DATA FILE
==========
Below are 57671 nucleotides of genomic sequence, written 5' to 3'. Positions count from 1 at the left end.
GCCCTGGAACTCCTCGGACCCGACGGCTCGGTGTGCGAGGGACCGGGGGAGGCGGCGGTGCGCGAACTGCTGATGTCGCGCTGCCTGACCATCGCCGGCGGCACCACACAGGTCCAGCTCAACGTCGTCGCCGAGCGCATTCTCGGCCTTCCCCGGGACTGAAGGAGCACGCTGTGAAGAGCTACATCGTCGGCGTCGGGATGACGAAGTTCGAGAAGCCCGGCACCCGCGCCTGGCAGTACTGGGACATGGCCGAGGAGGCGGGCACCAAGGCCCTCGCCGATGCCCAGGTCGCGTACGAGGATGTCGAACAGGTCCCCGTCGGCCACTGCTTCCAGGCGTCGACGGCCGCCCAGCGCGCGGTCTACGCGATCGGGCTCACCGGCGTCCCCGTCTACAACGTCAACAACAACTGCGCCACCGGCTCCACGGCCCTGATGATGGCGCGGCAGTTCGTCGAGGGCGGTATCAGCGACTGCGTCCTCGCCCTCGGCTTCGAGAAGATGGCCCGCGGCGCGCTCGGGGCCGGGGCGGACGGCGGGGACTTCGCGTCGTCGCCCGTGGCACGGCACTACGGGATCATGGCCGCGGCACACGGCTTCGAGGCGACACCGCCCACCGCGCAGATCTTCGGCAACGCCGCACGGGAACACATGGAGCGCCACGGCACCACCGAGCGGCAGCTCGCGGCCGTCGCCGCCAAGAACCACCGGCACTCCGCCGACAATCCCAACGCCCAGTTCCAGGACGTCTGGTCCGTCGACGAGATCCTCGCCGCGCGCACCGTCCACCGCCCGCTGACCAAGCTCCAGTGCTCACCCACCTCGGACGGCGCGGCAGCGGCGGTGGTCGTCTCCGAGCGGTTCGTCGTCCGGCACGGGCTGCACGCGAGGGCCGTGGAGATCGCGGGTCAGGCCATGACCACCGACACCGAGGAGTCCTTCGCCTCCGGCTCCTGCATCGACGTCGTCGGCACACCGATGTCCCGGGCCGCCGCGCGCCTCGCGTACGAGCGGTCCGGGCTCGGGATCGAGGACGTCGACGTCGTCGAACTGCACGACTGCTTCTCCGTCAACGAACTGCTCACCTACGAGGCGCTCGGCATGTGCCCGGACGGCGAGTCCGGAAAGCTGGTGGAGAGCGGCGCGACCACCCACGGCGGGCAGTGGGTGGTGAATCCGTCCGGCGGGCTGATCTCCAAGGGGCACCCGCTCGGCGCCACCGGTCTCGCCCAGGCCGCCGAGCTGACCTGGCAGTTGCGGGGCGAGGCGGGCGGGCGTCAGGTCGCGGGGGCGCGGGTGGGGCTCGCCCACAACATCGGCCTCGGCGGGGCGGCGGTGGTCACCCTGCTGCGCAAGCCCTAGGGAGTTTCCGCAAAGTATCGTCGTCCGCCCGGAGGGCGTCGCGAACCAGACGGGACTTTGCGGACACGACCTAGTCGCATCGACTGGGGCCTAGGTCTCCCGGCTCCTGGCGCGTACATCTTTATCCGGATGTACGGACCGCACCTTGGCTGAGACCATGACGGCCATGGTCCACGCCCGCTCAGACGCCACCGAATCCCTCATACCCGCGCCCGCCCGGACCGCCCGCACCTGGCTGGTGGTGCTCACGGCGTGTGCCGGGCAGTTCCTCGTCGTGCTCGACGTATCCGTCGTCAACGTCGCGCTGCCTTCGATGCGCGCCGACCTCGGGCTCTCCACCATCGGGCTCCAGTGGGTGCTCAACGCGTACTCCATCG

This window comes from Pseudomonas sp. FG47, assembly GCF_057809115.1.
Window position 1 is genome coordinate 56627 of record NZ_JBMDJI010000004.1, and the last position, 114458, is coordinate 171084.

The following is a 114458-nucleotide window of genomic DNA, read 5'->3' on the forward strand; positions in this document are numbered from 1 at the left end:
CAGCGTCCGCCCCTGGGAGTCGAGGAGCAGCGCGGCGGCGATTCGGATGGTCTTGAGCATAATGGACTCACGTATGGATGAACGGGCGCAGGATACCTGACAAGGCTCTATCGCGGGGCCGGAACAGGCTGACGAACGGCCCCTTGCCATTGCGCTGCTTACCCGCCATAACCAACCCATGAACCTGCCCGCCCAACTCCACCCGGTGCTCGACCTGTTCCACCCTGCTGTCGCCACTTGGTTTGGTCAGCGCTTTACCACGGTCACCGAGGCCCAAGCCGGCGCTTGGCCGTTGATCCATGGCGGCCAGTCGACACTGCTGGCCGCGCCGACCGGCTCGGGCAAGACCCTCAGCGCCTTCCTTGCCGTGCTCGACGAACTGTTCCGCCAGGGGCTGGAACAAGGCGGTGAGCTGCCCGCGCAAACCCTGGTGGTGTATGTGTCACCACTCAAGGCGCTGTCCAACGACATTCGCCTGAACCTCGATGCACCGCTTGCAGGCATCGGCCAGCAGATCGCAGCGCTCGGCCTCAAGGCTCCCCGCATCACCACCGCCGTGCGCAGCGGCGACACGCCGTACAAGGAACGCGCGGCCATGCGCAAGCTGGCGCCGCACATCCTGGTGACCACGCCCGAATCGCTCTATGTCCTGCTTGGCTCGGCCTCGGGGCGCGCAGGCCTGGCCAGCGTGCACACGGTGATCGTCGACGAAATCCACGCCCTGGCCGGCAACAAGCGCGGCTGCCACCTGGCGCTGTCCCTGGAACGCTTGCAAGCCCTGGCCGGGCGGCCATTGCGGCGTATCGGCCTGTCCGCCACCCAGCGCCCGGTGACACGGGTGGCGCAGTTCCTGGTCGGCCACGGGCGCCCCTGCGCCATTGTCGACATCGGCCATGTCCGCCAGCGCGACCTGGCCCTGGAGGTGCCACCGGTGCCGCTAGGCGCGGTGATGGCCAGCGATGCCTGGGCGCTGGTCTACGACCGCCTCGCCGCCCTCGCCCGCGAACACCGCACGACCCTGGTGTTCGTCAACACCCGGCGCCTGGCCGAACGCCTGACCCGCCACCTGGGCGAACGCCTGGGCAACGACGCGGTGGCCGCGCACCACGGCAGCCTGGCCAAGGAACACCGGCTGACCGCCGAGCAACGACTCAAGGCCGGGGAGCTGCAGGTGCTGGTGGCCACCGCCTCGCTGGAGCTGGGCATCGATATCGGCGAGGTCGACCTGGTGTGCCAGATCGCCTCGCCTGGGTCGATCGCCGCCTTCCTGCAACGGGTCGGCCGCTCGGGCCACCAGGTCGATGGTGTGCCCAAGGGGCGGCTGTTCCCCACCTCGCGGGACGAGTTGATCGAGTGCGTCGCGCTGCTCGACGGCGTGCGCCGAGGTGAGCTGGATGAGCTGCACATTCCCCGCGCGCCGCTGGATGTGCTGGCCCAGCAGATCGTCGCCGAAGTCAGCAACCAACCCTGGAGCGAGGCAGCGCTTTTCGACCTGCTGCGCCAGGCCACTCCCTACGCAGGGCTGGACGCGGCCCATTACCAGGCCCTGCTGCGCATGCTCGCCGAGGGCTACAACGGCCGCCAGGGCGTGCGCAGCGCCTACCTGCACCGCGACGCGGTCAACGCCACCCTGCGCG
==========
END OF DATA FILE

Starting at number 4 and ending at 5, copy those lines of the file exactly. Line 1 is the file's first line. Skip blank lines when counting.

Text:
Window position 1 is genome coordinate 56627 of record NZ_JBMDJI010000004.1, and the last position, 114458, is coordinate 171084.

The following is a 114458-nucleotide window of genomic DNA, read 5'->3' on the forward strand; positions in this document are numbered from 1 at the left end: